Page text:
We don’t really trash talk, so to speak, we just kind of keep it within our team. We just like kind of like to motivate ourselves. We know what the person next to us likes to hear and what they don't like to hear and stuff like that. We're not like a team that likes to banter too much, we just kind of keep it on social media sometimes, here and there for fun. I think the team is just a bunch of great guys and sometimes if someone is calling you out on something you have to fire back. But we're probably not gonna be the first to fire if that makes sense.
You went away for a long time, and then you came back. What was the biggest change that really just took you off guard, that surprised you?
The biggest change is probably just playing against new players, for example the actual team Players, and Outsiders. I haven't played against too many of these teams. I played against Jame and Qikert and all these dudes a long time ago. But, Players, they're all pretty young, like there are like 21, maybe 20. Coming back, I had really to understand how they play, and when I came back, I remember watching them, and they were the best team in the world during the online era, so I had to make sure to be pretty studious when it came to the new players. Obviously, I was playing the game so much so many tournaments, so many scrims back-to-back that I knew how each player would play most situations, but when it comes new players, you have to study them, you have to play against them and get a feel for how they think about the game and all these things, so that was probably the biggest hump for me.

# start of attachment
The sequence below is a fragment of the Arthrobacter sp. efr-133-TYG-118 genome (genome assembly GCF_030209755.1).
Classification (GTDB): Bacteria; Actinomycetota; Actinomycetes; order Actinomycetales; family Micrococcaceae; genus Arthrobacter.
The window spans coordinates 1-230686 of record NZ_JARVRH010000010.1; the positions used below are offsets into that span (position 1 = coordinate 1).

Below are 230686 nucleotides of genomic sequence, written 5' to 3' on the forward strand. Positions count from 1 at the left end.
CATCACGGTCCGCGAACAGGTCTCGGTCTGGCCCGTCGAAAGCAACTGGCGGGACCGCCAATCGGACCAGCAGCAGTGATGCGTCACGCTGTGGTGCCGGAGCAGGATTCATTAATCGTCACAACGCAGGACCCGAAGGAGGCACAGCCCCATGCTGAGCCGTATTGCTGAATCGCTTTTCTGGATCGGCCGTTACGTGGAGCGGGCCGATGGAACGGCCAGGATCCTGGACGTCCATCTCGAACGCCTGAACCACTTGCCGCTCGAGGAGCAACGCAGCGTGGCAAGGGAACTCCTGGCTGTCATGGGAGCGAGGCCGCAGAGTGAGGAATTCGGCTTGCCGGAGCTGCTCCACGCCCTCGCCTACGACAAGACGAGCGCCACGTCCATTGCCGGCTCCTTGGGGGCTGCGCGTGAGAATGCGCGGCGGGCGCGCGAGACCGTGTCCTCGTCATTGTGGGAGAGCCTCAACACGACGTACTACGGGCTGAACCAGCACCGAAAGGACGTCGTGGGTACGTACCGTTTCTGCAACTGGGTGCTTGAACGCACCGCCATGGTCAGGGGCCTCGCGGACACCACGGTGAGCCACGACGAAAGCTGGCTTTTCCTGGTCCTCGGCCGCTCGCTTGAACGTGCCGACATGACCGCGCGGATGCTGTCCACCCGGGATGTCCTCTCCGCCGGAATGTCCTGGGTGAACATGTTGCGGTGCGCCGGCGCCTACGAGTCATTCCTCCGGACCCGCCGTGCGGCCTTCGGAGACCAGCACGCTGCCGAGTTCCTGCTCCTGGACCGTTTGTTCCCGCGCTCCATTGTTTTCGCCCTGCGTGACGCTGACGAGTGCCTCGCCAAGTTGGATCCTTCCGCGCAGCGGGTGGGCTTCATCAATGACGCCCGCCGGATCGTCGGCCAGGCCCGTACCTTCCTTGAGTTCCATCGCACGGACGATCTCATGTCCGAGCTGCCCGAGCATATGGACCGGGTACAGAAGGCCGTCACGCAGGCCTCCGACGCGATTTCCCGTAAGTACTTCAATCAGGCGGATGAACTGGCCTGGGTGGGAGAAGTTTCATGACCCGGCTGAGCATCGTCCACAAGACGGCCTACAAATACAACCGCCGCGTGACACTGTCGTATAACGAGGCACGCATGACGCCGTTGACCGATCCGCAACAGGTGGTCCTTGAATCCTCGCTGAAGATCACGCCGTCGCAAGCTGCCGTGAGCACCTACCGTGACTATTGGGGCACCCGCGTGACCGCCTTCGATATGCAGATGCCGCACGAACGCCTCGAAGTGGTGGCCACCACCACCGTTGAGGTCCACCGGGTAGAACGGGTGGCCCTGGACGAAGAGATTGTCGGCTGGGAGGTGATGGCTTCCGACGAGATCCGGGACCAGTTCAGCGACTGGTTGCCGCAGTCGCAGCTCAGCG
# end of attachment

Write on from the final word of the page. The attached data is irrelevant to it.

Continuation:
Is it kind of odd now being seen as the veteran player?
I'd say so. I'm 26, about to be 27 and It's just like everyone’s five years younger than me and I'm like damn, makes me feel kind of old. Then I know I'm not old for CS, I’m not like 30. But I honestly don't think age matters anymore. I feel like shox is about to be 30, and I feel like he's doing really good right now, and I don't see any signs of him going down downhill. I think you just play until you feel like you can't play anymore basically, and age is just a number.
Liquid are currently in a prime position to reach the Major, sitting at a comfortable 2-1 record. The team will be looking to keep up their hot streak in their BO3 qualification match tomorrow.